Consumers racked up $35.6 billion in credit card debt in the second quarter of 2019 – an all-time high, according to a new report published by the personal finance website, WalletHub.
“Americans began 2019 owing more than $1 trillion in credit card debt,” Alina Comoreanu, Wallethub senior researcher, said. “Although the forecast initially appeared brighter, thanks to consumers repaying $38.2 billion in credit card debt during Q1 2019, poor second-quarter results nearly erased that effort.”
The average household currently owes $8,602 in credit card debt, according to the analysis, and 68 percent say the interest rates on their loans are too high.
WalletHub’s Credit Card Debt Study projects that consumers will end 2019 with a net increase of $70 billion in credit card debt.
“Our overleveraging problem has been trending in the wrong direction for some time now, and the latest data indicate we’re truly entering dangerous territory,” WalletHub CEO Odysseas Papadimitriou said in response to the findings.
States posting the highest debt increases in the second quarter were California, Texas, Florida, New York and Illinois.
The average California household owes $10,175 in credit card debt, and the state added $4.4 billion in total credit card debt in the second quarter alone, the report notes, the highest second-quarter debt increase in the country.
Texas added $3.1 billion in credit card debt. Florida added $2.3 billion, New York added $2.3 billion, and Illinois added $1.5 billion.
States posting the smallest debt increases were Delaware, South Dakota, North Dakota, Wyoming and Vermont.
Credit cards can be useful tools for building credit and helping with emergencies or unexpected expenditures, if used wisely, financial advisors counsel.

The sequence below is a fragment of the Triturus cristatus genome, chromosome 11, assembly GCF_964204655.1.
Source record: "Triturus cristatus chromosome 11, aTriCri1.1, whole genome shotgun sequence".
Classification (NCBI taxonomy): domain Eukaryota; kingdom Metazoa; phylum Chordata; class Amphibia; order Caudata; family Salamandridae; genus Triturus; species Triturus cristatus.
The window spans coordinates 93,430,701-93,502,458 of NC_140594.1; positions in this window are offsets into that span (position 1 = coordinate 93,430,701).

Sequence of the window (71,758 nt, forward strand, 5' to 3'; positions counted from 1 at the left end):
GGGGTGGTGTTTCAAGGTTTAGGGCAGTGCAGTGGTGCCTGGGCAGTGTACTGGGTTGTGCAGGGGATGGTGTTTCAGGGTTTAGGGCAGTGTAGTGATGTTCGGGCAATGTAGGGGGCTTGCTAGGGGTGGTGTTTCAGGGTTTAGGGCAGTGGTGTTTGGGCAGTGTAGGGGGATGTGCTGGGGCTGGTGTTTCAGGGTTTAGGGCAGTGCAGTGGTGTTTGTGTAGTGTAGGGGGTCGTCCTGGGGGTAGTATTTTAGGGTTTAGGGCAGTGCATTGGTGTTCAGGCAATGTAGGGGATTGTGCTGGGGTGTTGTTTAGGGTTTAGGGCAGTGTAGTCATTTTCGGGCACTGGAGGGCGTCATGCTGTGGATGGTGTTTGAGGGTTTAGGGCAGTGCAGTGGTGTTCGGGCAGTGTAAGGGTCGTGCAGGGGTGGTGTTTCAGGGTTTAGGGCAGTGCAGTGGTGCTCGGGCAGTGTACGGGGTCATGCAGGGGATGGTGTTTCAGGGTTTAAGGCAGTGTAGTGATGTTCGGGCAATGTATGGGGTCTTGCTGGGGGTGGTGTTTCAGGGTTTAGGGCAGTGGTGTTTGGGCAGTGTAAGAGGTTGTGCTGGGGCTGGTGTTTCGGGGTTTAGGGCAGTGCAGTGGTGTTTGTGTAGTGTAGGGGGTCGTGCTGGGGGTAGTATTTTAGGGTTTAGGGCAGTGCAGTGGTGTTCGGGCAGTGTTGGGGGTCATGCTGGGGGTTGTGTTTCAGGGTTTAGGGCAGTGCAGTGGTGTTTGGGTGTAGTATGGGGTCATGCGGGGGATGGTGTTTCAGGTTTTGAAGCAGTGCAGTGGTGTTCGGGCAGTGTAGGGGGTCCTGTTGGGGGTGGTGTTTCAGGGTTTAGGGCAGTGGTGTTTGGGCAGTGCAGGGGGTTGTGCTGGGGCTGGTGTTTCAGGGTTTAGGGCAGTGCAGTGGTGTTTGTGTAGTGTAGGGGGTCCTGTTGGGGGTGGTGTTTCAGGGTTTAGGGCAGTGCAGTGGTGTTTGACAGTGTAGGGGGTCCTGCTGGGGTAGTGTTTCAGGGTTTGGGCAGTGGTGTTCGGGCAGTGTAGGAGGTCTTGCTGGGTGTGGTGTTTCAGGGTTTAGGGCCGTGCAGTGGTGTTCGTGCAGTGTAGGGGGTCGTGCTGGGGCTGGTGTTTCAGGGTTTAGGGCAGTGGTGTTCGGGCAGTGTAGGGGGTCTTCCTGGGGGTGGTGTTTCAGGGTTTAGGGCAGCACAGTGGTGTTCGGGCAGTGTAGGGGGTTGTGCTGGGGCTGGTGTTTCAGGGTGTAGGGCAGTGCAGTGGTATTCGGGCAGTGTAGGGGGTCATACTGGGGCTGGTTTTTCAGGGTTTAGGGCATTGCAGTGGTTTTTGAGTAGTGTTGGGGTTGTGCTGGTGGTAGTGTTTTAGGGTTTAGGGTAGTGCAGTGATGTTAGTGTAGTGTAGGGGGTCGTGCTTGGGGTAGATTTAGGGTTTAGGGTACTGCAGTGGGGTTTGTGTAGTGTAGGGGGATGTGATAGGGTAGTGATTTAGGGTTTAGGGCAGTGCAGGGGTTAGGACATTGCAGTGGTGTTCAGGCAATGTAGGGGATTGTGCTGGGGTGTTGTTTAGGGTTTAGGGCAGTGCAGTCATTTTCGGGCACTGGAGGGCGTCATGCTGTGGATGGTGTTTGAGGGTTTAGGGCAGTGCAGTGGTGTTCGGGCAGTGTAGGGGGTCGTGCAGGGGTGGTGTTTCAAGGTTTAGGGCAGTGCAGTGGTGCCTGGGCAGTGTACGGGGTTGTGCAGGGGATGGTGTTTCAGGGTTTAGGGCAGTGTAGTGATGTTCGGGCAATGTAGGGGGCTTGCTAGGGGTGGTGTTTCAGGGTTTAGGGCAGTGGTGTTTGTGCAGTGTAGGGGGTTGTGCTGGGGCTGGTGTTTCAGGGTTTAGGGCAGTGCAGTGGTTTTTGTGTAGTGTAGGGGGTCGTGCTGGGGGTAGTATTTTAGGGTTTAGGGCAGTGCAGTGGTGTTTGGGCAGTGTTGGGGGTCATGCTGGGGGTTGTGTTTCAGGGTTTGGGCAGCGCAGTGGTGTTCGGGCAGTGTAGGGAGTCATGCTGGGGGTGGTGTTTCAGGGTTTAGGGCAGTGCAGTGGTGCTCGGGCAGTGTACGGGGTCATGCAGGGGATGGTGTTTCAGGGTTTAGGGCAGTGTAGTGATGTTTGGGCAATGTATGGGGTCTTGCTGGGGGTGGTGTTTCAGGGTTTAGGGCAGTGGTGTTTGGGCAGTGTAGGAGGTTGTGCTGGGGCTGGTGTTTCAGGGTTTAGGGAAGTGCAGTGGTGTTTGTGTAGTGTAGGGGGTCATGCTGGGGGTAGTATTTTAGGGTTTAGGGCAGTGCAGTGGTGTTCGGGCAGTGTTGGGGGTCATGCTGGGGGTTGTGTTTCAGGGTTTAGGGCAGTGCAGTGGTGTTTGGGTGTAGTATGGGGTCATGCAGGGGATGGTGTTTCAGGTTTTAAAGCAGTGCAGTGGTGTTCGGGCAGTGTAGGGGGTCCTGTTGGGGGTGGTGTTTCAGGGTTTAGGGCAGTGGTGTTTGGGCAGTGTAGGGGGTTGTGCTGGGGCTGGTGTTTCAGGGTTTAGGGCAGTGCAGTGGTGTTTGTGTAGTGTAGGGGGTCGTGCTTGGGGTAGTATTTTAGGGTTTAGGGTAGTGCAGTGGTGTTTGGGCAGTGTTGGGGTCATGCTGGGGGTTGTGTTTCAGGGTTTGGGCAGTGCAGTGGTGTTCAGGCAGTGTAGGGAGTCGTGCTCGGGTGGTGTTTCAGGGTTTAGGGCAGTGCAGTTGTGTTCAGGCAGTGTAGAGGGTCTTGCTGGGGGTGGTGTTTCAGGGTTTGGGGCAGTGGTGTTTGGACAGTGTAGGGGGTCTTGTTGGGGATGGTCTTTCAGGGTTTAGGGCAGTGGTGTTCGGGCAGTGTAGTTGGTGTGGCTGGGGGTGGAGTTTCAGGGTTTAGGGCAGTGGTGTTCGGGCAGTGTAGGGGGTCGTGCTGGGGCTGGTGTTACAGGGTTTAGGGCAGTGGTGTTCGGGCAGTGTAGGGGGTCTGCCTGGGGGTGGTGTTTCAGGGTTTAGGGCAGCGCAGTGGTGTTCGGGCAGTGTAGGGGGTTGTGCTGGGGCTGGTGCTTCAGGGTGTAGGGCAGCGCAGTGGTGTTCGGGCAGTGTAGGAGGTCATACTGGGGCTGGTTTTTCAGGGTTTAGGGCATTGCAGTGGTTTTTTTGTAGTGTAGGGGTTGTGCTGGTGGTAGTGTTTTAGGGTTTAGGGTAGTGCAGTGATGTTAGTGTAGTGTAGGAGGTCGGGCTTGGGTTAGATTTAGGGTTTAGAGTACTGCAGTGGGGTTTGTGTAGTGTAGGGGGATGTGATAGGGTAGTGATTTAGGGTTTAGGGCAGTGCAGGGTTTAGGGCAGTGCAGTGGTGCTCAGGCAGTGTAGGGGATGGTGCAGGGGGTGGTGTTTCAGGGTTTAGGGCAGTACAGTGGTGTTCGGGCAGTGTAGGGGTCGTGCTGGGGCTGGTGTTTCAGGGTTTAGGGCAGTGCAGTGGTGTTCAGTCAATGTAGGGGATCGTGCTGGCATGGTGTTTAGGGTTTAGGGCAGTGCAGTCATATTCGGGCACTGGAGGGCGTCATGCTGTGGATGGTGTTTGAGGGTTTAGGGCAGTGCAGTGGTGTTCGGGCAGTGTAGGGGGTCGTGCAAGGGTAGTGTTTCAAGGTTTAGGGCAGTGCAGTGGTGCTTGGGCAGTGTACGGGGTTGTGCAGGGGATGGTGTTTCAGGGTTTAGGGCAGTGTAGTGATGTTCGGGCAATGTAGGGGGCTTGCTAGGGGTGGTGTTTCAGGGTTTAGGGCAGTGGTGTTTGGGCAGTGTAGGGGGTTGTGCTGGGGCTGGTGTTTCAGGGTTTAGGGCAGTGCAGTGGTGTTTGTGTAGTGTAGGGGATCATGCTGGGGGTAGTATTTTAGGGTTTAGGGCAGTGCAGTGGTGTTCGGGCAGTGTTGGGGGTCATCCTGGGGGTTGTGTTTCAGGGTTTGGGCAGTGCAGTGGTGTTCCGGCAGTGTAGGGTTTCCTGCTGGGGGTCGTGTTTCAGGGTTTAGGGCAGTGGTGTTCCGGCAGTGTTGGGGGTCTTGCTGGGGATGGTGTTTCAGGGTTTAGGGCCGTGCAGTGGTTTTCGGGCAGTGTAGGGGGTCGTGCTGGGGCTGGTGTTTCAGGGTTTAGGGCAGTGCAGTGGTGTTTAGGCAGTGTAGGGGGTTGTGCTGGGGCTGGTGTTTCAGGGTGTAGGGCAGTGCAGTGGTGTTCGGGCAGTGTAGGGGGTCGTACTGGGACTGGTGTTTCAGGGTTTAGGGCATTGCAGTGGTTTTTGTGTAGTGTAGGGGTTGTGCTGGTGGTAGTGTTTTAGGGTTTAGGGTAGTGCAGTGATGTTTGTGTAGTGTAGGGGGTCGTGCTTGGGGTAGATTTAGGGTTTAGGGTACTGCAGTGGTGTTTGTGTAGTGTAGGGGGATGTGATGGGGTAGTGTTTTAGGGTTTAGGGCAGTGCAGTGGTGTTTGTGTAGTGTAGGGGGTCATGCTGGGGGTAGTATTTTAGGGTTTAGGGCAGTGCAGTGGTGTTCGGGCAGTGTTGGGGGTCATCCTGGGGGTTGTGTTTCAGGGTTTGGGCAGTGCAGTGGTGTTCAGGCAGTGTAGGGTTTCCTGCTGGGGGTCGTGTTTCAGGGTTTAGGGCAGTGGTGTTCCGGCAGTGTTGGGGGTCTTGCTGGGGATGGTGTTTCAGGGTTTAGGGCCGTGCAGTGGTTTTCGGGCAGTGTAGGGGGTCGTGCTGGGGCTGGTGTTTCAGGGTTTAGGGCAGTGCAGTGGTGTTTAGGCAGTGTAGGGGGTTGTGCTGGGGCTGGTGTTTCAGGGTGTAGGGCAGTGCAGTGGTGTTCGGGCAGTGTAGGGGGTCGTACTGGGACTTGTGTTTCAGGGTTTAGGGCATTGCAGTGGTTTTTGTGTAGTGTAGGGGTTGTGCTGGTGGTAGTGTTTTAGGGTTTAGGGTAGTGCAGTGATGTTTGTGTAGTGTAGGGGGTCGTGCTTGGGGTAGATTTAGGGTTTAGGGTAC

“Credit card debt statistics speak to the financial health of American households,” Comoreanu adds. “They can also foreshadow over-borrowing bubbles, changes to lending standards, and other trends with the potential to impact our wallets.”
According to a recent CreditCards.com report, more than one in three cardholders – 39 million people – have been in debt for at least two years. And a growing number of people in the U.S. have more credit-card debt than savings, according to a recent analysis by Bankrate.com. About 29 percent of people living in the U.S. have more credit card debt than emergency savings.
Since the end of the Great Recession, “consumer performance has regressed on a year-over-year basis in 6 of every 10 quarters,” according to the WalletHub study. Additionally, the average household’s credit card balance of $8,602 is $1,519 below WalletHub’s projected breaking point.
If the Federal Reserve cuts interest rates again on Sept. 18, WalletHub projects it could save people $1.6 billion in credit card debt in the next year alone.
According to the WalletHub’s new Fed Rate Cut Survey, 41 percent of respondents said they will feel more confident in the economy if the Federal Reserve Bank cuts its target interest rate in September, although Papadimitriou says he doesn’t think another Fed rate cut is a good idea.
“I do not believe a rate cut is called for currently, based on the immediate economic outlook,” he said. “So it’s kind of like shooting one of your few remaining bullets when the fighting hasn’t even started yet.”
Worse still, reducing rates won’t encourage debt holders to pay down their debt, Papadimitriou says. It may only encourage them to spend more.
“Ideally, consumers would use lower rates as an opportunity to pay off what they already owe at a faster clip,” he said. “Having to pay less in interest means more of your payment can go toward the principal balance, after all.
“Unfortunately, that’s not what we’re seeing. Instead, it seems like consumers are ramping up their reliance on credit card debt. This is an ominous signal, as there are a lot of similarities to the time shortly before the last recession.”
Data collected from the U.S. Census Bureau, Federal Reserve and TransUnion was used to create the WalletHub ranking.
This article was first published by The Center Square.